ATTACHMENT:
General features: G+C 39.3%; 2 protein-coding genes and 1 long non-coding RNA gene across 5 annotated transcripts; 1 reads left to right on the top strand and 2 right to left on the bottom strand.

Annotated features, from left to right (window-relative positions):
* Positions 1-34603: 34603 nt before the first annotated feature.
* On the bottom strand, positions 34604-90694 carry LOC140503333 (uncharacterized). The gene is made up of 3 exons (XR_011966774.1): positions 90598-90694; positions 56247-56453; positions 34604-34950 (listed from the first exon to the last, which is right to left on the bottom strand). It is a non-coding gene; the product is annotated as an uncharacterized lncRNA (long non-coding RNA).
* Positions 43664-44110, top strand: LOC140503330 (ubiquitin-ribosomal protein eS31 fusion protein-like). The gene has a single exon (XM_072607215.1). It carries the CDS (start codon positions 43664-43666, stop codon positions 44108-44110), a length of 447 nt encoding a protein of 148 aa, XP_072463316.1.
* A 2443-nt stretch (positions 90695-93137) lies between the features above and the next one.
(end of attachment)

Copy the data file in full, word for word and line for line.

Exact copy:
General features: G+C 39.3%; 2 protein-coding genes and 1 long non-coding RNA gene across 5 annotated transcripts; 1 reads left to right on the top strand and 2 right to left on the bottom strand.

Annotated features, from left to right (window-relative positions):
* Positions 1-34603: 34603 nt before the first annotated feature.
* On the bottom strand, positions 34604-90694 carry LOC140503333 (uncharacterized). The gene is made up of 3 exons (XR_011966774.1): positions 90598-90694; positions 56247-56453; positions 34604-34950 (listed from the first exon to the last, which is right to left on the bottom strand). It is a non-coding gene; the product is annotated as an uncharacterized lncRNA (long non-coding RNA).
* Positions 43664-44110, top strand: LOC140503330 (ubiquitin-ribosomal protein eS31 fusion protein-like). The gene has a single exon (XM_072607215.1). It carries the CDS (start codon positions 43664-43666, stop codon positions 44108-44110), a length of 447 nt encoding a protein of 148 aa, XP_072463316.1.
* A 2443-nt stretch (positions 90695-93137) lies between the features above and the next one.